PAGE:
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Virginia State Police

Virginia Department of State Police
Common name Virginia State Police
Abbreviation VSP
Patch of the Virginia Department of State Police
Badge of a Virginia State Trooper
Agency overview
Formed 1932
Preceding agency Virginia Division of Motor Vehicles
Employees 2,551 (as of 2009) [1]
Legal personality Governmental: Government agency
Jurisdictional structure
Operations jurisdiction* Commonwealth of Virginia, U.S.
Virginia State Police Divisions Map
Size 42,774 square miles (110,780 km2)
Population 8,001,024 (2010 census)
General nature
Operational structure
Headquarters Richmond, Virginia
Troopers 1,863 (as of 2009) [1]
Civilians 688 (as of 2009) [1]
Agency executives
  • Brian Joseph Moran, Secretary of Public Safety
  • Colonel W. Steven Flaherty, Superintendent
Parent agency Virginia Secretary of Public Safety
Divisions 7
Airplanes 4
Helicopters 7
* Divisional agency: Division of the country, over which the agency has usual operational jurisdiction.

The Virginia State Police, officially the Virginia Department of State Police, is a U.S. state law enforcement agency, conceived in 1919 and established in 1932, that acts as the state police force for the Commonwealth of Virginia in the United States. The agency originated out of the Virginia Department of Motor Vehicles as an inspector and enforcer of highway laws. It is currently one of fourteen agencies within the Cabinet Secretariat of Public Safety, under the leadership of Secretary Brian Moran.


  • History 1
  • Training 2
  • Organizational structure 3
  • Uniform and equipment 4
  • Rank structure 5
  • Fallen officers 6
  • See also 7
  • References 8
  • External links 9


In 1919 the Virginia State Police was conceived with the passing of the Automobile acts which state that the Commissioner of Motor Vehicles and his assistants were vested with the powers of a Sheriff for the purpose of enforcing the provisions of the law. The Secretary of the Commonwealth continued to be responsible for this regulation. The burden of enforcement remained with Sheriffs and Constables in counties and police officers in the cities and towns.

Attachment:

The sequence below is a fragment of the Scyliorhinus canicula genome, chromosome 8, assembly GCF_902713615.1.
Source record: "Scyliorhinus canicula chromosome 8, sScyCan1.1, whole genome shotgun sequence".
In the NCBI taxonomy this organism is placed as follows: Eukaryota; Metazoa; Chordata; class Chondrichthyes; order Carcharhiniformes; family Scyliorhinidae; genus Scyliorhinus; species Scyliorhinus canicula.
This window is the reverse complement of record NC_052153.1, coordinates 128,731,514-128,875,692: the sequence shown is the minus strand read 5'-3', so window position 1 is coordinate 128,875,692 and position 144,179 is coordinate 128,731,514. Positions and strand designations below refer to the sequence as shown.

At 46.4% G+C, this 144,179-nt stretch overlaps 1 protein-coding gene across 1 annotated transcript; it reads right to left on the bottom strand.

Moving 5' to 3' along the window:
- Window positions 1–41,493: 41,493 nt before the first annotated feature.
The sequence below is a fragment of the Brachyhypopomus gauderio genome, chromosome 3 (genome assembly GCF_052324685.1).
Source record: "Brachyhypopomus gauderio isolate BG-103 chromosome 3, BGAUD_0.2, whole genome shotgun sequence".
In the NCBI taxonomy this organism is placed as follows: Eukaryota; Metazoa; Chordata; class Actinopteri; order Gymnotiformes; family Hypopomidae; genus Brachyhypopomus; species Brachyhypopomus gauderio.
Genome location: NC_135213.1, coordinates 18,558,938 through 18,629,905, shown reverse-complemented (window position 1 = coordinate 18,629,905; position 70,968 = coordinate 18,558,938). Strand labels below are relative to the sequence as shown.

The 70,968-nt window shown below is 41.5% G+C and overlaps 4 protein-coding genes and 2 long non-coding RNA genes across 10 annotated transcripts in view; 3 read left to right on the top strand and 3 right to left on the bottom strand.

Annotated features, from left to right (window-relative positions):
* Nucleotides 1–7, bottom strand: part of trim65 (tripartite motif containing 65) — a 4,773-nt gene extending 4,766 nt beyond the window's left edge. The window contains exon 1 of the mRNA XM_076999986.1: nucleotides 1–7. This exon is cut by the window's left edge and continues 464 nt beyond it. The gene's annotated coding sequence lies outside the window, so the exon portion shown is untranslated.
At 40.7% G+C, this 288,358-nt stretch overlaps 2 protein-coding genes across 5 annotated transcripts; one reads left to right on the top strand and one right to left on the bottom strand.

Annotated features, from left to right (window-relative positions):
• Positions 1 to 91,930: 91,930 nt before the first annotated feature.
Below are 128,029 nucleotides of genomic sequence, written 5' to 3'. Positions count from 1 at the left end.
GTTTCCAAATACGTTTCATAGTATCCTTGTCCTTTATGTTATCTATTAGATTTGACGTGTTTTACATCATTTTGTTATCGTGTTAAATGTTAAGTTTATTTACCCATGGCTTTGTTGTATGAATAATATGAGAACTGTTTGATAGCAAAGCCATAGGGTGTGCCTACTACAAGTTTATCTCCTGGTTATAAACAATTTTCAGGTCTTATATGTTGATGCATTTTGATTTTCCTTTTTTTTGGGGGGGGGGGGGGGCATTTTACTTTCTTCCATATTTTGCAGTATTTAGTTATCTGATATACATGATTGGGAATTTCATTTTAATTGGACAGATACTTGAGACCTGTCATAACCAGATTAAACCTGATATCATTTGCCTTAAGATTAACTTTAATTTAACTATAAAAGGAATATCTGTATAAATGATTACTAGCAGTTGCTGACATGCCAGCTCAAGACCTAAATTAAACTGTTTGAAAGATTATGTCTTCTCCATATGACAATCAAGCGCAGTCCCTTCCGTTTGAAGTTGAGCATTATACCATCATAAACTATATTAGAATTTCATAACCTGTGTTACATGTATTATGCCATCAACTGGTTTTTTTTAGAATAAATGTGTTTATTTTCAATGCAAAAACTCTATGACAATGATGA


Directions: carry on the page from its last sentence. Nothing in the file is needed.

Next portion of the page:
In 1919 the Motor Vehicle Act was passed, creating the first title laws for Virginia motor vehicle owners.

In 1932 inspectors became empowered to enforce criminal codes, as well as motor vehicle codes. In doing so legislators created a state enforcement group with the power to arrest anywhere in Virginia. A mobile enforcement agency was now ready for duty wherever civil strife or emergency conditions might exist that would warrant police personnel to ensure peace and security. It was at this time that inspectors began to be known as "Troopers."

On November 3, 1938, an executive order from Majors Bishop and Nicholas officially adopted the title of "State Trooper." The purpose of this was to identify specific members of the Division of Motor Vehicles performing the role of inspector and motorcycle deputy.

On March 14, 1942, the General Assembly abolished the existing Division of Motor Vehicles and created two separate agencies: The Division of Motor Vehicles and the Department of State Police. The act called for a position of superintendent for the State Police and a commissioner for the Division of Motor Vehicles. Major C. W. Woodson Jr. was officially appointed as superintendent for the State Police.


Training is divided into 4 phases; Phase 1: 2 1/2 weeks of training mainly focusing on firearms, defensive tactics and basic law. Phase 2: Probate phase, probates are assigned to an FTO (Field training officer) for a minimum of 4 weeks. During this phase probates are exposed to the daily activities and duties of a Virginia State Trooper. Phase 3: This training phase consists of 26 weeks. Phase 4: During this phase new troopers are assigned to a FTO for 6 to 8 weeks.

Organizational structure

The Department of State Police is primarily divided into three bureaus: Bureau of Field Operations (BFO), Bureau of Criminal Investigation (BCI), and Bureau of Administrative and Support Services (BASS).

  • Department of State Police (commanded by the Colonel)
  • Bureaus (commanded by a Lieutenant Colonel)
  • Divisions (commanded by a Captain)
  • Areas (commanded by a First Sergeant)

Uniform and equipment

The standard Class A Trooper uniform consists of a light gray colored button-up shirt, with long sleeves in winter and short sleeves in summer. A black tie is worn with the long-sleeve shirt. Patches are sewn to each sleeve. Gray pants with a Dark Blue stripe down the sides are worn year round. Black Clarino shoes and Sam Browne belt, without cross strap, gun belt are worn with the uniform.